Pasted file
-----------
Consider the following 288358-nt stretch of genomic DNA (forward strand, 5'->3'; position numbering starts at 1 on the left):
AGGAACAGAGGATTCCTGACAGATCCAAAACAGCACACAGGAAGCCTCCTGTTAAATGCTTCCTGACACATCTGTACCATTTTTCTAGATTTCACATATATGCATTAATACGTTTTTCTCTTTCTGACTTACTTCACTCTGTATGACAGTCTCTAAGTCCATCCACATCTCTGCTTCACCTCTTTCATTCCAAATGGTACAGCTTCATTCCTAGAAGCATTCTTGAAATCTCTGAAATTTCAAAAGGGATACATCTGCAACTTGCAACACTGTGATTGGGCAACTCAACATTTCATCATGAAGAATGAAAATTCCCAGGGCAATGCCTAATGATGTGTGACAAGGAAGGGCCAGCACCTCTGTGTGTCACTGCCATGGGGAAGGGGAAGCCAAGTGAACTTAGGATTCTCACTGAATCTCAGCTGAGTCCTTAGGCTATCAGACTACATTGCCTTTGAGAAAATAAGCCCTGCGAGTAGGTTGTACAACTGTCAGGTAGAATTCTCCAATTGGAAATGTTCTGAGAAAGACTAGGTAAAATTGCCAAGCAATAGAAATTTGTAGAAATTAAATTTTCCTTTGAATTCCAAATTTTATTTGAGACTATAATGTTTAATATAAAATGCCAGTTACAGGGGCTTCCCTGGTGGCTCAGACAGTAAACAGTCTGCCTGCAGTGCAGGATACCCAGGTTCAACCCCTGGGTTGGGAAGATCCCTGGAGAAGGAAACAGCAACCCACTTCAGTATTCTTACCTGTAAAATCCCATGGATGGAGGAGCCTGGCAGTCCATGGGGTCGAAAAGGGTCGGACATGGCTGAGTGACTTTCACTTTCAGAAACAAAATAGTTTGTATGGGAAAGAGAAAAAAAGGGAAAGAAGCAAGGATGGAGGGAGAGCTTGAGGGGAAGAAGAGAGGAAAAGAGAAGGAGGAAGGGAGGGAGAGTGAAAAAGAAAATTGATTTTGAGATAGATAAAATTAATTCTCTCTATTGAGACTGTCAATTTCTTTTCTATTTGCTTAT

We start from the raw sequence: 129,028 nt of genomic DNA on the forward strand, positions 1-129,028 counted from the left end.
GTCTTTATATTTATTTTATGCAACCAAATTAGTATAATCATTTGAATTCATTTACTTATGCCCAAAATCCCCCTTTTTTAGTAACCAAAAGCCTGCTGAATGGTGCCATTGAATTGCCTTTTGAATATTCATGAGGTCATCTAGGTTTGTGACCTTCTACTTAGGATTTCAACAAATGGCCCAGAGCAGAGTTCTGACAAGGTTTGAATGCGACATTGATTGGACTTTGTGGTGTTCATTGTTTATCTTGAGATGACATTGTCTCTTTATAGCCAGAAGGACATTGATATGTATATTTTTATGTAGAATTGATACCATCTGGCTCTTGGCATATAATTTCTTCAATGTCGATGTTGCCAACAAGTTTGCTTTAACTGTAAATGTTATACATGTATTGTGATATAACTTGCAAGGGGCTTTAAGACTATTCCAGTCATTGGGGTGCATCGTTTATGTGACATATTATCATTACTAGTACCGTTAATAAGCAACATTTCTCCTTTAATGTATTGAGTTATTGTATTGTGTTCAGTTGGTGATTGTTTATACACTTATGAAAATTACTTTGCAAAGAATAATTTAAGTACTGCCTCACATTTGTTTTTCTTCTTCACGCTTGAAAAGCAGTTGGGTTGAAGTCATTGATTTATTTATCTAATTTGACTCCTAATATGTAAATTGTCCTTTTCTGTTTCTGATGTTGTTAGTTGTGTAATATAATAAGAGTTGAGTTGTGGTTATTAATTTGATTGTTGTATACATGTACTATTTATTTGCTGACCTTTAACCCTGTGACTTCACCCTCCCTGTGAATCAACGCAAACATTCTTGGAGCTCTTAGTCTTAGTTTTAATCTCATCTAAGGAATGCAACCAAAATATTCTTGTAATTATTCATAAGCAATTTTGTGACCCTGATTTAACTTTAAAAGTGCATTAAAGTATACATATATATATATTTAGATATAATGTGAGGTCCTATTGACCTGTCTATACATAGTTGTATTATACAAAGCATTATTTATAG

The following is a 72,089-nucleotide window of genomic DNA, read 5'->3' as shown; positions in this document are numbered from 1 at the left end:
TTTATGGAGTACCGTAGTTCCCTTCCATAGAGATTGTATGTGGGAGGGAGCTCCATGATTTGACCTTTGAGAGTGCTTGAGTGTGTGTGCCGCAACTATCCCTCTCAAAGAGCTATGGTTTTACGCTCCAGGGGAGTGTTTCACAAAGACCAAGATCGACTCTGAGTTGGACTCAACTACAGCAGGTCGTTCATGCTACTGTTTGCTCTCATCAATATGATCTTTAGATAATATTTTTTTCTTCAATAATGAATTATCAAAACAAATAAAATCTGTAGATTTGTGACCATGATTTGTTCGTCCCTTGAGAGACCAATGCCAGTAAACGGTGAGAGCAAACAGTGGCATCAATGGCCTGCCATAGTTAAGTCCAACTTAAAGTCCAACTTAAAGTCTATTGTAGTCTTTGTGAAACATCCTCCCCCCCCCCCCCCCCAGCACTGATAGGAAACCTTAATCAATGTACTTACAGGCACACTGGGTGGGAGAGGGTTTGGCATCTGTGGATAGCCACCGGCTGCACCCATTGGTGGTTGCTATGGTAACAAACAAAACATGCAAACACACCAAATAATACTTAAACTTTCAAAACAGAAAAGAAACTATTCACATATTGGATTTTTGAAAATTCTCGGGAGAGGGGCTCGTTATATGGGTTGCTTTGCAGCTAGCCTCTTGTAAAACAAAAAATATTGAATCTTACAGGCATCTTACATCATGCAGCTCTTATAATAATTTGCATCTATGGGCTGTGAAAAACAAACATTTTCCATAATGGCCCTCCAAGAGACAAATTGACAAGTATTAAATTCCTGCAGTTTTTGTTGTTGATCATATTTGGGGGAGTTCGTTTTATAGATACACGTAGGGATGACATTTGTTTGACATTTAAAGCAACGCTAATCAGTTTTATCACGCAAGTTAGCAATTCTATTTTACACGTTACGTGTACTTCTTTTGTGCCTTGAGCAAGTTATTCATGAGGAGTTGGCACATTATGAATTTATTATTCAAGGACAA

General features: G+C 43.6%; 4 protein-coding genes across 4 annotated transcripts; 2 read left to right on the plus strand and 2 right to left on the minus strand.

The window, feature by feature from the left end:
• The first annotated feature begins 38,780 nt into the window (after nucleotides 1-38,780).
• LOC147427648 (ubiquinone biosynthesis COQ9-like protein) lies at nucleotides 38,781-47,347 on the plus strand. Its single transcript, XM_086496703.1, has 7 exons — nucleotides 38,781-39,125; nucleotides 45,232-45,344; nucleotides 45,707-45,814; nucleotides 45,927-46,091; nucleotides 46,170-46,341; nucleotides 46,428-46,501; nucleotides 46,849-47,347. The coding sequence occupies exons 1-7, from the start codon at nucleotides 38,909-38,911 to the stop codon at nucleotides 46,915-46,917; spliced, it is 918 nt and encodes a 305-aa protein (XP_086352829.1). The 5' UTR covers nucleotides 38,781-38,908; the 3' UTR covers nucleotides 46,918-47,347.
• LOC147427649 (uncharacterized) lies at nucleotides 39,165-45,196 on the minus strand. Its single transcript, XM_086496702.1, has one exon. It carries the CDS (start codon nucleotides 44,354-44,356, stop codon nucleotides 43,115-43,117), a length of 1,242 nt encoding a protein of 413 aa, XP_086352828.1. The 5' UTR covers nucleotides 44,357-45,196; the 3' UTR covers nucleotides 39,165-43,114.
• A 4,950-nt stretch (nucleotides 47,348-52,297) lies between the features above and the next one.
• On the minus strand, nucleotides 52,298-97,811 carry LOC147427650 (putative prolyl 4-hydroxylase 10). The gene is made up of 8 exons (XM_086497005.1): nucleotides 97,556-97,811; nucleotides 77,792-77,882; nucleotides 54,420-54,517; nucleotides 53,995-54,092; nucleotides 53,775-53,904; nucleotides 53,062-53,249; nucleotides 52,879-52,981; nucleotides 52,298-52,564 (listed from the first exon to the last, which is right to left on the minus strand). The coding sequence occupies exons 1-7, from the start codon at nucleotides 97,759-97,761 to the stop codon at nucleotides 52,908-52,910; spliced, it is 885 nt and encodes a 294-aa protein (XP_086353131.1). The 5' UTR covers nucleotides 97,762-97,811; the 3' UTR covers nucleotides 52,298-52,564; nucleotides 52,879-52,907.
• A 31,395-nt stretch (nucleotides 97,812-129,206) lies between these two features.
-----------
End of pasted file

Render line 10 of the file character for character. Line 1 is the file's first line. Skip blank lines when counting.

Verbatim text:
• LOC147427648 (ubiquinone biosynthesis COQ9-like protein) lies at nucleotides 38,781-47,347 on the plus strand. Its single transcript, XM_086496703.1, has 7 exons — nucleotides 38,781-39,125; nucleotides 45,232-45,344; nucleotides 45,707-45,814; nucleotides 45,927-46,091; nucleotides 46,170-46,341; nucleotides 46,428-46,501; nucleotides 46,849-47,347. The coding sequence occupies exons 1-7, from the start codon at nucleotides 38,909-38,911 to the stop codon at nucleotides 46,915-46,917; spliced, it is 918 nt and encodes a 305-aa protein (XP_086352829.1). The 5' UTR covers nucleotides 38,781-38,908; the 3' UTR covers nucleotides 46,918-47,347.